It looks as if the new concept of TAC was introduced for it to function as the eyes and ears of the nominated governor. As per para 4(2), a TAC is to advise the governor on such matters pertaining to the welfare and advancement of the STs, as (s)he may refer to the council. Sub-para 3 empowers him/her to make rules for the council. Considering Part B further, as per para 5(1), legislative power for the scheduled areas is exercisable by the governor: they have the authority to notify that any particular act of Parliament or state legislature shall not apply to a scheduled area, or any part thereof in the state, or shall apply subject to such exceptions and modifications, as they may specify in the notification. A noteworthy unusual dimension here is that the directions can have retrospective effect. The initial moot point is whether in exercising this authority in respect of scheduled areas, they have to be aided and advised by their council of ministers, as per Article 163, or they can wield power at their own discretion in tribal interest.
Highlighting the features of this para, the legislative and executive power vested in the governor, not very dissimilar to that of Sections 91 and 92 of the Government of India Act, 1935, is rather extraordinary, in the following ways. (i) According to sub-para 1, central and state laws normally apply to scheduled areas, but the governor can preclude or modify any law among them in application to a scheduled area and further, they can exercise this authority retrospectively.
(ii) With reference to sub-para 2, they are competent to frame regulations for the peace and good government of scheduled areas.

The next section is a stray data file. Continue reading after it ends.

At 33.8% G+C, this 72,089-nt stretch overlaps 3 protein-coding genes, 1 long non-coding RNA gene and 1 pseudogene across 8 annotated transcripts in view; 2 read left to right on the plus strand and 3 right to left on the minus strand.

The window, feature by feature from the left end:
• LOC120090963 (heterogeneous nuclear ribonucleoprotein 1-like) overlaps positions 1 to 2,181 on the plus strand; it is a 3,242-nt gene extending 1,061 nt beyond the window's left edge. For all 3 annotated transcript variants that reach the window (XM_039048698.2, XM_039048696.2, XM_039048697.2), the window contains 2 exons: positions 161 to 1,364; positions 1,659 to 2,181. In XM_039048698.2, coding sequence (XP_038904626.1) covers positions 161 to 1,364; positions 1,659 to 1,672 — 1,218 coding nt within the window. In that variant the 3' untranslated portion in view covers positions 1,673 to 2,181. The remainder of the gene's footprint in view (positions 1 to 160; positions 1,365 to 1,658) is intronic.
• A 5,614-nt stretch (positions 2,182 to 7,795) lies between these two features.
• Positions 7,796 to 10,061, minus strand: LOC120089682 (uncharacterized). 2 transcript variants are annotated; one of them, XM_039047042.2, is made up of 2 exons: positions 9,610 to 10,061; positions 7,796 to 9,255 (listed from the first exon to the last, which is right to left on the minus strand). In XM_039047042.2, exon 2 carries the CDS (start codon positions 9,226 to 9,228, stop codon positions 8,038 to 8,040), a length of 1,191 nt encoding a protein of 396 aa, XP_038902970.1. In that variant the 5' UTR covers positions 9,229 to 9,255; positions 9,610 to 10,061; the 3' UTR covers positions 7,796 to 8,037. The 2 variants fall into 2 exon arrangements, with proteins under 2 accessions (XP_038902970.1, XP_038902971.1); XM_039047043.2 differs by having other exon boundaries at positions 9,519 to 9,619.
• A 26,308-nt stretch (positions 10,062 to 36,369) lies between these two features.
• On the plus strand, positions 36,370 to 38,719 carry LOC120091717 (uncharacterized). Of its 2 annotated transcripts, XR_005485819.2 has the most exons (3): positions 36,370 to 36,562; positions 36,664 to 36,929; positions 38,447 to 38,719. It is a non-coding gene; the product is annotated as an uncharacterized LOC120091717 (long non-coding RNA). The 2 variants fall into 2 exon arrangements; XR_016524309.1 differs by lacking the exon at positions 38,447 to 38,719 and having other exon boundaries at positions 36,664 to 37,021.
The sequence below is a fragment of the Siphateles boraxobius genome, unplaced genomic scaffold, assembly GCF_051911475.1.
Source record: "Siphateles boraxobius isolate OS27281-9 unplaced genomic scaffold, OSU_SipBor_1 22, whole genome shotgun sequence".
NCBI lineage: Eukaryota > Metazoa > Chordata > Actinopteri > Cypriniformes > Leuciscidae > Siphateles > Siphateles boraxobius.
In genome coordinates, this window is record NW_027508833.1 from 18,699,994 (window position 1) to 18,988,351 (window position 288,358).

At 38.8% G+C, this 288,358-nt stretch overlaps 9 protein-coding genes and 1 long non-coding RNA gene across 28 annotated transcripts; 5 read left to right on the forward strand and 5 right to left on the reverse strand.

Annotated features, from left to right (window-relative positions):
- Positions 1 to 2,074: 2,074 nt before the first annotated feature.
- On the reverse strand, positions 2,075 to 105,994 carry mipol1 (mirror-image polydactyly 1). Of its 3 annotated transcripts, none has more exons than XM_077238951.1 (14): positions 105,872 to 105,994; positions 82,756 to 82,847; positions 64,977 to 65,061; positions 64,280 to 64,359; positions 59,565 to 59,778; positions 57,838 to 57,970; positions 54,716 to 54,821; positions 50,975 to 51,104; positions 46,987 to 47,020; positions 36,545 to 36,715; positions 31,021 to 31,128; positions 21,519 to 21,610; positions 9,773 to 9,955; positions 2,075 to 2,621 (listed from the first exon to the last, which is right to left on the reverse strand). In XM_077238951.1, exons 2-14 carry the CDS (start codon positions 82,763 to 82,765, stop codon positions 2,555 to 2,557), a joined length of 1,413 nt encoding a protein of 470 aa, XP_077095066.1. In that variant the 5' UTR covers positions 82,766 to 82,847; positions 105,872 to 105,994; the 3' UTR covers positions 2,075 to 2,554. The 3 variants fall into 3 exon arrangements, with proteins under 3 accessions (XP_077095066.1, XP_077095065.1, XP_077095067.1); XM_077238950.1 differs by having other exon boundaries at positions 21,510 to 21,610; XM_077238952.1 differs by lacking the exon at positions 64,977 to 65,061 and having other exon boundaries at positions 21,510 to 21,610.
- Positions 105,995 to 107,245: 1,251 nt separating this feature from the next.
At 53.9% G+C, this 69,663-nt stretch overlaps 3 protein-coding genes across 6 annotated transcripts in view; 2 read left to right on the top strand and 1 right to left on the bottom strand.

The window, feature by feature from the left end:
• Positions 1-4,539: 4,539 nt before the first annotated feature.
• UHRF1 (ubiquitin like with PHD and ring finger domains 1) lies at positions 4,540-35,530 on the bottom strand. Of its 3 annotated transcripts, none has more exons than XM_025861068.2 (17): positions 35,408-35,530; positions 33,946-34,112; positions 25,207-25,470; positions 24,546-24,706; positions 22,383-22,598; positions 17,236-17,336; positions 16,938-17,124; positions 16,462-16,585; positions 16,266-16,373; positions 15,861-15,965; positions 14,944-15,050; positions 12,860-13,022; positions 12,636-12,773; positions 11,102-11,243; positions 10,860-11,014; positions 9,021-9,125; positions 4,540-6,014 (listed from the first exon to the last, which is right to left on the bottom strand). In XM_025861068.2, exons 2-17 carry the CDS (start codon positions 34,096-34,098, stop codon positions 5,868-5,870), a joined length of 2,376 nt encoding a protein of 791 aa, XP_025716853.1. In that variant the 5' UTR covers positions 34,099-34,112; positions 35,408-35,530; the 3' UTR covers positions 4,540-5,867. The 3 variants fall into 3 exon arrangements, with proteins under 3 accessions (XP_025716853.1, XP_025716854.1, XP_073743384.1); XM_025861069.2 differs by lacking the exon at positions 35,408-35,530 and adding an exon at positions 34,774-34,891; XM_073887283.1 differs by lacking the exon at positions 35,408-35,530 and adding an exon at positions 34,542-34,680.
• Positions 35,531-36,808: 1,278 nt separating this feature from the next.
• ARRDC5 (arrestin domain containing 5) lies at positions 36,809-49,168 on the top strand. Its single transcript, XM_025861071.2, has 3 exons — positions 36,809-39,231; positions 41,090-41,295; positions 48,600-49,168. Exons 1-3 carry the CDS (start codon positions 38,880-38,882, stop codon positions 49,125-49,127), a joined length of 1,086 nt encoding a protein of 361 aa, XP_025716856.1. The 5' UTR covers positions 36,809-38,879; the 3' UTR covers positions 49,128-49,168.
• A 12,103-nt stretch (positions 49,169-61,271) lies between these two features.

(iii) With reference to sub-para 3, in making such regulations, they can repeal or amend any act of Parliament or of the legislature of the state, or any existing law which is for the time being applicable to the area.
Constitutional Issues
In some respects, paras 4 and 5 of the Fifth Schedule posit important and contentious constitutional issues. The first important question is whether the governor of a scheduled area state can act in his/her discretion. Para 2 of the schedule qualifies the powers of the state in the scheduled areas, with the words “Subject to the provisions of this schedule.” This would mean that wherever and whenever necessary, a state having scheduled areas would need to cede in favour of the governor, legislative and executive powers indicated in the schedule. In para 5(1), the schedule empowers the governor to negate the application of or effect modification, in certain legislations of Parliament or state legislature, in respect of scheduled areas. Further, one cannot fail to notice the unusual provision of retrospective power in this context. Para 5(2) enables them to make regulations for scheduled areas, as for instance those relating to land and moneylending, though they have been asked to consult the TAC while doing so. In making them responsible for framing regulations for “the peace and good government” in scheduled areas in para 5(2) again, the power strikes as extraordinary.